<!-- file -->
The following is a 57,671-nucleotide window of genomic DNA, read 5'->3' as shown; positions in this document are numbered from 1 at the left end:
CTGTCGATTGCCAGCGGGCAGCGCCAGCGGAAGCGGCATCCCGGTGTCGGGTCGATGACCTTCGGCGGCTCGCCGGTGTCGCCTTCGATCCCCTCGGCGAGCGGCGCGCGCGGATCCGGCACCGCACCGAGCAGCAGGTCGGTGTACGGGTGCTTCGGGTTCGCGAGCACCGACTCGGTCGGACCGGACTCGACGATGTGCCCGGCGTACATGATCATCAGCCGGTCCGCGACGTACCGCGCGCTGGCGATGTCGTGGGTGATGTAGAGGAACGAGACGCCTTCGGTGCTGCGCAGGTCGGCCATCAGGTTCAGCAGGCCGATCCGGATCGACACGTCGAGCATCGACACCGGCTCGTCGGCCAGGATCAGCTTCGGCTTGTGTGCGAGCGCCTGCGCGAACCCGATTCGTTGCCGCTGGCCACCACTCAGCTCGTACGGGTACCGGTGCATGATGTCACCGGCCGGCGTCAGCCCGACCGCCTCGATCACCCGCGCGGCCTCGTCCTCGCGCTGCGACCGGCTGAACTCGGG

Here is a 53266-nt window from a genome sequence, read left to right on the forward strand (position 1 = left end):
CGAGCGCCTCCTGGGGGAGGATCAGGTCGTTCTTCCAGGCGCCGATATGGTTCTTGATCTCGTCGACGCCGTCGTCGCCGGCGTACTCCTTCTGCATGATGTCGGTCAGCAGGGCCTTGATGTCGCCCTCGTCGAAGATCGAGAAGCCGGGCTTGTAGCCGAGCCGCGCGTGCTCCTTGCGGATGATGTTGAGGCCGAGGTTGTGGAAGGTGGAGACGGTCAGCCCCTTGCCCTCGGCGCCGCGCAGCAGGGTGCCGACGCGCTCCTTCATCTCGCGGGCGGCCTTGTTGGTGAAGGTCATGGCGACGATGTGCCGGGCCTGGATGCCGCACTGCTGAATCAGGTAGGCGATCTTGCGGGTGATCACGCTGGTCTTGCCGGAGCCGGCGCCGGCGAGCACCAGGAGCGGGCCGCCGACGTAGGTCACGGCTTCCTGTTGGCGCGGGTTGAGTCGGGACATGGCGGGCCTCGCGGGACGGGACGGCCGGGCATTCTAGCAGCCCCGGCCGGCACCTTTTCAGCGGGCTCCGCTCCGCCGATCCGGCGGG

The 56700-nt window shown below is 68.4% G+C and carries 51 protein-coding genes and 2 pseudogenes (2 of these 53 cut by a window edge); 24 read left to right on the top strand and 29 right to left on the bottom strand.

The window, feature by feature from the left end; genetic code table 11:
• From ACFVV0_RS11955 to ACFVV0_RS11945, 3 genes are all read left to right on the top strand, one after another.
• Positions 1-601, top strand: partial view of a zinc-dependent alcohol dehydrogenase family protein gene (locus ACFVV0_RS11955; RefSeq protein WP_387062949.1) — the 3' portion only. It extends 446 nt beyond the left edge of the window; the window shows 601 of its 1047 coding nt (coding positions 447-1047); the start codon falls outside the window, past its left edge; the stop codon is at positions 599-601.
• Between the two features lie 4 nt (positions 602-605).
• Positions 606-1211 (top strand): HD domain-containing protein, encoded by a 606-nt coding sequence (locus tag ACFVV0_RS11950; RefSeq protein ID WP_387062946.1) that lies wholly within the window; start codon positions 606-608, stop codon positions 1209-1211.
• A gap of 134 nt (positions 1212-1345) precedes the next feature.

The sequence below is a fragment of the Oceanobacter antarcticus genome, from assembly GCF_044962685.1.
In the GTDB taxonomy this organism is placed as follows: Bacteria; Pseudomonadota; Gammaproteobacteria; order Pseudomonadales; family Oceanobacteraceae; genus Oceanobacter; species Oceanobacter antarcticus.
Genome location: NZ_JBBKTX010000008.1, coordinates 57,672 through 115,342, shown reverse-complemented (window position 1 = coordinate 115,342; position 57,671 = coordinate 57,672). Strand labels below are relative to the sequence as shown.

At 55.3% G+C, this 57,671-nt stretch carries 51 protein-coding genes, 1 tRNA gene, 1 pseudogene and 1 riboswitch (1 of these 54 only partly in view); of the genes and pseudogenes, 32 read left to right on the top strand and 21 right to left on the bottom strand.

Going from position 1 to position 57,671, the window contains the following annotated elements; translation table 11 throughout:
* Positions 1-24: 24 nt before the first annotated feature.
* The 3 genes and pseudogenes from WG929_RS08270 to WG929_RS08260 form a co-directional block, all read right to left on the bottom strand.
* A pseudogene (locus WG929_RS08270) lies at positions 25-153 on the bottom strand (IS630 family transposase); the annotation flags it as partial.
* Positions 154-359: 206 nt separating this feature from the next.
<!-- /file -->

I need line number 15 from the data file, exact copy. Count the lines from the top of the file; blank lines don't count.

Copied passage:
At 55.3% G+C, this 57,671-nt stretch carries 51 protein-coding genes, 1 tRNA gene, 1 pseudogene and 1 riboswitch (1 of these 54 only partly in view); of the genes and pseudogenes, 32 read left to right on the top strand and 21 right to left on the bottom strand.